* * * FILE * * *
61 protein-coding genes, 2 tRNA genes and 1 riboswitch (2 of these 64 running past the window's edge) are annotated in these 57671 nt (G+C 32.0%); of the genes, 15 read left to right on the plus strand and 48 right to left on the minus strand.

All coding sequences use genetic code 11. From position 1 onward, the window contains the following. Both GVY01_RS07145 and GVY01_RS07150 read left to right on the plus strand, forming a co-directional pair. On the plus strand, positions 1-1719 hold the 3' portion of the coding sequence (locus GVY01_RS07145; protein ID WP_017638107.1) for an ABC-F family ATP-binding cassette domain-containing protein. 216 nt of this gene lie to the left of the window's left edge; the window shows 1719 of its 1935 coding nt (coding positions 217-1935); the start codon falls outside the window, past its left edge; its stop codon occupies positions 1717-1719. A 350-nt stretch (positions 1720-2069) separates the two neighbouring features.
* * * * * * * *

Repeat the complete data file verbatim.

61 protein-coding genes, 2 tRNA genes and 1 riboswitch (2 of these 64 running past the window's edge) are annotated in these 57671 nt (G+C 32.0%); of the genes, 15 read left to right on the plus strand and 48 right to left on the minus strand.

All coding sequences use genetic code 11. From position 1 onward, the window contains the following. Both GVY01_RS07145 and GVY01_RS07150 read left to right on the plus strand, forming a co-directional pair. On the plus strand, positions 1-1719 hold the 3' portion of the coding sequence (locus GVY01_RS07145; protein ID WP_017638107.1) for an ABC-F family ATP-binding cassette domain-containing protein. 216 nt of this gene lie to the left of the window's left edge; the window shows 1719 of its 1935 coding nt (coding positions 217-1935); the start codon falls outside the window, past its left edge; its stop codon occupies positions 1717-1719. A 350-nt stretch (positions 1720-2069) separates the two neighbouring features.